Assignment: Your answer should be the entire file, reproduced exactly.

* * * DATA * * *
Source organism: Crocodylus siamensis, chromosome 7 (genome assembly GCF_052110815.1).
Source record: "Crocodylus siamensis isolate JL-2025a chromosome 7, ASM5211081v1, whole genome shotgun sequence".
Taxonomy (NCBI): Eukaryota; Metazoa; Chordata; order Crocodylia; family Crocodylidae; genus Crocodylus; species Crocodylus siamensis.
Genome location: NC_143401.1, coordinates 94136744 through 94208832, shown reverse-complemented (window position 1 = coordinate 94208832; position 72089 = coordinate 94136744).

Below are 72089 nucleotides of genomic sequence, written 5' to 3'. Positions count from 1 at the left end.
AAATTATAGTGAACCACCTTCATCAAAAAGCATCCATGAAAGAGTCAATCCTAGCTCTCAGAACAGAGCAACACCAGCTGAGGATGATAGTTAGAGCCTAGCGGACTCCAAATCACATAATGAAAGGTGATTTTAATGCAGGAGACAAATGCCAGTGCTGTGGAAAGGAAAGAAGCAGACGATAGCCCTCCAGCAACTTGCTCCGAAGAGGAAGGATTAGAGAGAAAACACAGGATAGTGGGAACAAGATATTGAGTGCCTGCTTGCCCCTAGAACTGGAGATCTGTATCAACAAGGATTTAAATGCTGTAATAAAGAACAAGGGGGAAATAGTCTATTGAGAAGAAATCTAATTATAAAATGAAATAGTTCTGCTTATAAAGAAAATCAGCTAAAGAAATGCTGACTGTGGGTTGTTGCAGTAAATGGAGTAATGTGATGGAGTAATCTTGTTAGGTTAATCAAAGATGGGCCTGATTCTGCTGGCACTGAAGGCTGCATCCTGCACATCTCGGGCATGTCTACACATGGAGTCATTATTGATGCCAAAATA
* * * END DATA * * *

Source organism: Crocodylus siamensis, chromosome 7 (genome assembly GCF_052110815.1).
Source record: "Crocodylus siamensis isolate JL-2025a chromosome 7, ASM5211081v1, whole genome shotgun sequence".
Taxonomy (NCBI): Eukaryota; Metazoa; Chordata; order Crocodylia; family Crocodylidae; genus Crocodylus; species Crocodylus siamensis.
Genome location: NC_143401.1, coordinates 94136744 through 94208832, shown reverse-complemented (window position 1 = coordinate 94208832; position 72089 = coordinate 94136744).

Below are 72089 nucleotides of genomic sequence, written 5' to 3'. Positions count from 1 at the left end.
AAATTATAGTGAACCACCTTCATCAAAAAGCATCCATGAAAGAGTCAATCCTAGCTCTCAGAACAGAGCAACACCAGCTGAGGATGATAGTTAGAGCCTAGCGGACTCCAAATCACATAATGAAAGGTGATTTTAATGCAGGAGACAAATGCCAGTGCTGTGGAAAGGAAAGAAGCAGACGATAGCCCTCCAGCAACTTGCTCCGAAGAGGAAGGATTAGAGAGAAAACACAGGATAGTGGGAACAAGATATTGAGTGCCTGCTTGCCCCTAGAACTGGAGATCTGTATCAACAAGGATTTAAATGCTGTAATAAAGAACAAGGGGGAAATAGTCTATTGAGAAGAAATCTAATTATAAAATGAAATAGTTCTGCTTATAAAGAAAATCAGCTAAAGAAATGCTGACTGTGGGTTGTTGCAGTAAATGGAGTAATGTGATGGAGTAATCTTGTTAGGTTAATCAAAGATGGGCCTGATTCTGCTGGCACTGAAGGCTGCATCCTGCACATCTCGGGCATGTCTACACATGGAGTCATTATTGATGCCAAAATA